Five tips for managing stress with a healthy diet


The economic and productive impact that COVID-19 has generated in the world is indisputable. But there is another factor that affects people’s productivity: the stress caused by this new normal.

Because families stay together all day at home, with constant changes in work and school hours, an inconsistent daily routine can increase anxiety and disrupt healthy eating.

This uncertainty can increase stress, which in turn can interfere with healthy diets and damage the body, affecting the immune system and making it even more difficult to protect against disease, says Susan Bowerman, senior director of Education and Health. nutrition in Herbalife. . Global Nutrition Education.

And since a healthy immune system depends on a nutrient-rich diet, good nutrition is one of the best defenses against disease.

Easier said than done, however, Bowerman admits.

Stress can also cause fatigue or depression; Therefore, healthy eating can take a back seat to fast or comforting foods, which are generally loaded with fat, salt and sugar. And if you choose caffeine to combat fatigue, it can also fail because it disrupts your sleep.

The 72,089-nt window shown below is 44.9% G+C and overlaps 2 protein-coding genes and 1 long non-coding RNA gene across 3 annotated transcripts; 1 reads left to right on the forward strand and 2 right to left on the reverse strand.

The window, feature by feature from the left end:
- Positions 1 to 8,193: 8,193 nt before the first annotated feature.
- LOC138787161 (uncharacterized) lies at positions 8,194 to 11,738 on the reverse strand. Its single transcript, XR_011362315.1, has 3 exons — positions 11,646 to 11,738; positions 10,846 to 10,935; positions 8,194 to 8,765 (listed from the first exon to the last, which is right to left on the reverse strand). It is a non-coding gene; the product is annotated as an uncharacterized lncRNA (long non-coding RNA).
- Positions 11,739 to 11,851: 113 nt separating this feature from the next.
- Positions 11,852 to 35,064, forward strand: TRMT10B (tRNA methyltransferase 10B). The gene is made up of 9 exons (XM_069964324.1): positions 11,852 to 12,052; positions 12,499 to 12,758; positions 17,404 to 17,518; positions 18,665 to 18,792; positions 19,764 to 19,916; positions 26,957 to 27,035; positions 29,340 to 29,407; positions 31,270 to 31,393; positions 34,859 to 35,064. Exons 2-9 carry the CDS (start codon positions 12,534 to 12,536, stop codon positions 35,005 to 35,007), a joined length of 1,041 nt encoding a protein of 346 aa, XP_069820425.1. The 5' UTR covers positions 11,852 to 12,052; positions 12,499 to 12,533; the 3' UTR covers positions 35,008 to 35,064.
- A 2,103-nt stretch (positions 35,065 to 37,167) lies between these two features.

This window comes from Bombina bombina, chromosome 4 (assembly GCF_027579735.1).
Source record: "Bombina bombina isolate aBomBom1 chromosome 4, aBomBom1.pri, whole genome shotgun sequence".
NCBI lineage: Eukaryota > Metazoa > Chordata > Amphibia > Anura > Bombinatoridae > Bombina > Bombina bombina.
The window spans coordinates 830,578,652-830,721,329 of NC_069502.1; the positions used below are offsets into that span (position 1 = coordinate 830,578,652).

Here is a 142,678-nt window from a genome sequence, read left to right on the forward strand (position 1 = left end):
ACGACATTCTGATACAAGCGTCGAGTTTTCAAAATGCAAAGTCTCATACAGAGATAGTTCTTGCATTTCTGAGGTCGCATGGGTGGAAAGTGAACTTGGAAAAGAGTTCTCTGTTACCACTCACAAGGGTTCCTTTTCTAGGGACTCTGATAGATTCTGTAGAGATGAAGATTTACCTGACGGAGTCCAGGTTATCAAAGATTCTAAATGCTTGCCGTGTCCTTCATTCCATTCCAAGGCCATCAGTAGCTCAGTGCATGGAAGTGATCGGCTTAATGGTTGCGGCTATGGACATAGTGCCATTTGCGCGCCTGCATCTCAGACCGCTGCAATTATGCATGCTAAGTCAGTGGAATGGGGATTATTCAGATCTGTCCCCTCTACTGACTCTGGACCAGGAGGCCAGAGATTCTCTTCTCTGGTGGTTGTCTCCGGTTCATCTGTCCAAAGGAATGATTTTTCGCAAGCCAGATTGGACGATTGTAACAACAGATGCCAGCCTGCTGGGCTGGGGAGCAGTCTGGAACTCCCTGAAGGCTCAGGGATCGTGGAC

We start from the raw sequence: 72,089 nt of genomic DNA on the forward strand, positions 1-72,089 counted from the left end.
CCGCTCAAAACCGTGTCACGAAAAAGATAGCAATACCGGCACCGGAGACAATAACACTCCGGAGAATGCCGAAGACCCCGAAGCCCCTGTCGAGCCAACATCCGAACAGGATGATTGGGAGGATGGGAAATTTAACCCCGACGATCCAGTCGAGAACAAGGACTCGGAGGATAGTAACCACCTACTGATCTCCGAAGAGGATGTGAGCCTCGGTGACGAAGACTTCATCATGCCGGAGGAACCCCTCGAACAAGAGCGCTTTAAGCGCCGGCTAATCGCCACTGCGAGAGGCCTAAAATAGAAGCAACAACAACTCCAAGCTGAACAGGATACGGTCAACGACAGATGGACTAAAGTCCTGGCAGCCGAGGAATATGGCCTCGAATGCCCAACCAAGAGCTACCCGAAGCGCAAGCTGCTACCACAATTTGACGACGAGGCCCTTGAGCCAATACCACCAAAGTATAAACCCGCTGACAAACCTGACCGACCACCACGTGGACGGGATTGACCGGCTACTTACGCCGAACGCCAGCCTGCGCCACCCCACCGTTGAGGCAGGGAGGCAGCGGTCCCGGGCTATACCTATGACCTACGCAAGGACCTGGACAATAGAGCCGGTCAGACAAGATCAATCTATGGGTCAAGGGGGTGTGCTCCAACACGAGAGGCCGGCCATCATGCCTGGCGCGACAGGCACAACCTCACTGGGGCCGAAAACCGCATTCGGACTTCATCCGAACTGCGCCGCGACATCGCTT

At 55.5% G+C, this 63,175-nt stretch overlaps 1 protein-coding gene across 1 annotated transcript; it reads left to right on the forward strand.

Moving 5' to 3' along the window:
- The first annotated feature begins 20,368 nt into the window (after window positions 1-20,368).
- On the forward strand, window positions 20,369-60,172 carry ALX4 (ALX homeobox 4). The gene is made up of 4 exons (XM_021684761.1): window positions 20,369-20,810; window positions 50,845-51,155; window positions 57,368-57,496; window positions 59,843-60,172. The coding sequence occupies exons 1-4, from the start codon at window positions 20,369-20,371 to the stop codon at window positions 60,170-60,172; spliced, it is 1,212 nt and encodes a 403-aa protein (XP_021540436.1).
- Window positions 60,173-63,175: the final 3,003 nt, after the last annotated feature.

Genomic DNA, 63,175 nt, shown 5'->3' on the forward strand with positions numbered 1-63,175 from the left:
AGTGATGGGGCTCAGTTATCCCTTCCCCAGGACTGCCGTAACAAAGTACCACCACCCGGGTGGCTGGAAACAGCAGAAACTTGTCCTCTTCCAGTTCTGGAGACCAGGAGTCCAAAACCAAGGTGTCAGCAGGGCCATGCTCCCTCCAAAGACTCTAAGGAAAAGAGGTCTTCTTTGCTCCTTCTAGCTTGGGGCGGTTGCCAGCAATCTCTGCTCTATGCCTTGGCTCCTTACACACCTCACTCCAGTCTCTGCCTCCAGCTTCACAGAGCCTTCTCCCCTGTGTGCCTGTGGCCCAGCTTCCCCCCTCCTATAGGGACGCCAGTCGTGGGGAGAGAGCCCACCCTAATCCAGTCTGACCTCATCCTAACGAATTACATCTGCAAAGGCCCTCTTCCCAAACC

These high-calorie comfort foods can stimulate the release of certain chemicals in the brain that make us feel good, at least in the short term, and that we want to keep eating.

But a vicious circle develops: overeating can lead to weight gain, increased psychological stress and, in turn, to continue to overeat.

While you can’t get rid of stress, you can follow these five tips to help you manage your response to the disease.

Choose balanced meals. Try to include lean proteins, such as chicken, eggs, low-fat dairy, lean meats, fish, vegetables, or soy products, with every meal. Protein calms hunger and helps you stay mentally alert. Complete the meal with fresh fruit and vegetables and cereals.

Eat regularly and don’t skip meals. When you’re stressed, it’s easy to postpone or skip meals, but it will lower your energy levels and you may end up overeating when you finally eat. If stress reduces your appetite, try eating smaller portions more often throughout the day.

Avoid eating to reduce stress. Instead, a brisk walk or cup of herbal tea can help. If you feel like eating, hard, crunchy foods help relieve stress by exercising your jaw muscles. Try eating a handful of almonds, soybeans, or baby carrots as a snack.

Reduce your caffeine intake. When people are stressed, they often lack energy and turn to caffeine as an energizer, but it can disrupt sleep. If caffeine keeps you awake at night, drink decaffeinated coffee and tea.

Try to make your meal enjoyable, away from work and other sources of stress. If you eat at the table while you work or pay your bills at dinner, something needs to change. Set aside some extra time to calm down and relax while you eat; they are likely to eat less and have more fun.

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